MindfulnessPeople often embark upon mindfulness with a desire to relieve stress or achieve many of the other perceived benefits. Many of us are looking for ways to help deal with the challenges which we face on a daily basis and to understand ourselves. In its simplest form, mindfulness is paying attention to the present moment. You are then mindful of your own thoughts, feelings and emotions as well as aspects of the world around you.

In today’s modern world, many of us have stopped noticing the world within and around us, especially when we live busy lives. It is all too easy to lose touch with the sensations of life and living, to become someone who acts purely through passive intellect to the various stimuli in life. We all have the capacity to be mindful, to pay attention to the present moment. You do not have to change who you are or alter your beliefs to become more self-aware with active intellect.

We all have the capacity to be mindful

Mindfulness involves the process of developing skills to bring your attention to the present moment. Various forms of mindfulness exercises have evolved over the years to provide various means to allow you to focus your mind. These exercises can include: mindful breathing, guided meditation and body scan activities. While other mindfulness techniques involve focusing on sounds (such as gongs or chimes) or dwelling on sensations occurring in the present to anchor your mind. Anchoring the mind then enables you to become more observant of your life and your surroundings, often helping to bring a calmness within.

Many mindfulness practices have been derived from Buddhist meditation methods. Some people debate the fact that these modern techniques lack aspects of contemplation or an understanding of causality. Without a broader understanding of causality and understanding of your thoughts, emotions and feelings, then such techniques only address the surface and superficial aspects of life.

Some may question mindfulness as New Age thinking, but many mindfulness practices have become mainstream. Numerous mindfulness techniques have become part of business and healthcare services, to help people deal with the challenges of daily life. An increasing number of scientific studies indicate there are multiple significant benefits to incorporating mindfulness practices in people’s lives. However, for many people, these benefits lay unrealised as the various techniques do not deliver upon the original intent. For others, mindfulness lay abandoned on the scrapheap like last year’s resolutions.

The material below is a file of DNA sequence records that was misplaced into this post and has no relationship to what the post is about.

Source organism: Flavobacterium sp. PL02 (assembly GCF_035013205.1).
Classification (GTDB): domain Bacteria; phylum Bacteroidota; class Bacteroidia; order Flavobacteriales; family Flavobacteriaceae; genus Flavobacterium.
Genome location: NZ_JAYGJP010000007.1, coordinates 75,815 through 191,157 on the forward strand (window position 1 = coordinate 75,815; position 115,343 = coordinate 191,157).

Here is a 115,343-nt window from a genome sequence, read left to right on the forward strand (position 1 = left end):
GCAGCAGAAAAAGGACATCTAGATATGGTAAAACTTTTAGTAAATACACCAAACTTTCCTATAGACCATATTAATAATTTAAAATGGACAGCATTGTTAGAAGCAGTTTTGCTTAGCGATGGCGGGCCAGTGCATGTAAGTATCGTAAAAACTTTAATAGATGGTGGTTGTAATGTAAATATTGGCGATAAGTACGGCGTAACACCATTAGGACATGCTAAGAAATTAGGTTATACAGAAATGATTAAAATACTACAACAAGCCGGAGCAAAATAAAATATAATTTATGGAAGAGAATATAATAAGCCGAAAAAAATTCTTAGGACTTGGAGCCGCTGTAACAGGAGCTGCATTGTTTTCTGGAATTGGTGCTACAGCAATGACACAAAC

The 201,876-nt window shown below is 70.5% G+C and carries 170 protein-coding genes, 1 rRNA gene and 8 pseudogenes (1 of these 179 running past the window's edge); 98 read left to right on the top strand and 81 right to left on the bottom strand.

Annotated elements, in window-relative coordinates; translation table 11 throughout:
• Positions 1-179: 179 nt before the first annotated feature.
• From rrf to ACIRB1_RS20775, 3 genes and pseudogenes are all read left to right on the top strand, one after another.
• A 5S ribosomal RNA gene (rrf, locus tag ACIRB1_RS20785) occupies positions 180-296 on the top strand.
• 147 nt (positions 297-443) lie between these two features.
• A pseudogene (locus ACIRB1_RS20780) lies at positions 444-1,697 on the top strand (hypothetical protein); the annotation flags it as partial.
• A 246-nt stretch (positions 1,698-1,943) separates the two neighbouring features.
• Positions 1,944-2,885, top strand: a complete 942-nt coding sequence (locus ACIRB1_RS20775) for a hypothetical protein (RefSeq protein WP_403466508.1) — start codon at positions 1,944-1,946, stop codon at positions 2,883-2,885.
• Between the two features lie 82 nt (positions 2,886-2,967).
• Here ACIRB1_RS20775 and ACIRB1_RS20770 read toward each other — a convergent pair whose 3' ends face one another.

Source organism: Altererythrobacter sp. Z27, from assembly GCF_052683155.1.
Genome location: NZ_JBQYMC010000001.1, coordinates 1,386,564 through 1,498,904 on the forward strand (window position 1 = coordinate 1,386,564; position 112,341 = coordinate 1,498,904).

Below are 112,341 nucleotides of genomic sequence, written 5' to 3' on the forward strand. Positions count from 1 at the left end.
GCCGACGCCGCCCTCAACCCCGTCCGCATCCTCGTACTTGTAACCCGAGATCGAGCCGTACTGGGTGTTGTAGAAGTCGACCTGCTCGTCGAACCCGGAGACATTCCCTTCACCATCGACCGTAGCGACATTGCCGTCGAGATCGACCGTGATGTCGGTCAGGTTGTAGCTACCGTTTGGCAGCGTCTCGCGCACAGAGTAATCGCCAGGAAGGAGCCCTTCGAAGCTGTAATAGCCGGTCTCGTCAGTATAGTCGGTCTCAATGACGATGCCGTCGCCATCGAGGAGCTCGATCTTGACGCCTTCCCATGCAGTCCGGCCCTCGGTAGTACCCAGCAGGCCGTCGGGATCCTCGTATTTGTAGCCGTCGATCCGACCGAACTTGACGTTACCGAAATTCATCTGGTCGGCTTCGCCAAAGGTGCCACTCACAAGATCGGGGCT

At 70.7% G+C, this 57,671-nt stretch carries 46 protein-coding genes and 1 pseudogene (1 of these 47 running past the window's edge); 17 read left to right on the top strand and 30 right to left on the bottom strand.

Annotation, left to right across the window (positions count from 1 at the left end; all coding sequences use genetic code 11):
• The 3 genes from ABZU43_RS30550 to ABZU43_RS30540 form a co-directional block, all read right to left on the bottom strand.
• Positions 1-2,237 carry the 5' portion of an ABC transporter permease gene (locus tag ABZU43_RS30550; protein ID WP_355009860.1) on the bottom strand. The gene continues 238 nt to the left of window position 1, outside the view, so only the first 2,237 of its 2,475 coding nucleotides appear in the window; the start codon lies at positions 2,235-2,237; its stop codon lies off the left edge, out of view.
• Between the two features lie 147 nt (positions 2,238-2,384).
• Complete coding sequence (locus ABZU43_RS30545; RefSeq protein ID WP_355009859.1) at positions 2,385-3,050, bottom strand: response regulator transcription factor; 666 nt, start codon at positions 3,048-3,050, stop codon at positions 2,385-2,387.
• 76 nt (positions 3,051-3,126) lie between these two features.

Many of us continue to struggle with the motivation or discipline to incorporate these mindfulness practices into our lives. Often these practices are mistakenly thought to be goal oriented, which moves them away from being a part of your normal way of life. The focus on the functional aspect of achieving these goals is counter to the underlying principles of living in the moment, which is a central tenant of mindfulness. No matter where you are, or whatever your lifestyle, Life Force mindfulness will enable you to leverage your inner Life Force to exceed most typical mindfulness exercises or training.

Life Force mindfulness focuses on your intentions in combination with a stillness of mind

Your true intentions arise from the innate nature of your Life Force. Through practice, you can learn to place thoughts with a dedicated purpose or intent from within your Life Force. These thoughts then propagate forward into your normal conscious mind and your usual way of thinking. When these intentions manifest within the stillness of your conscious mind, greater success can be achieved.

Life Force mindfulness equips you with a set of tools to help deal with life and living. To find out more, visit our shop for self-guided activities which are available to purchase and download.

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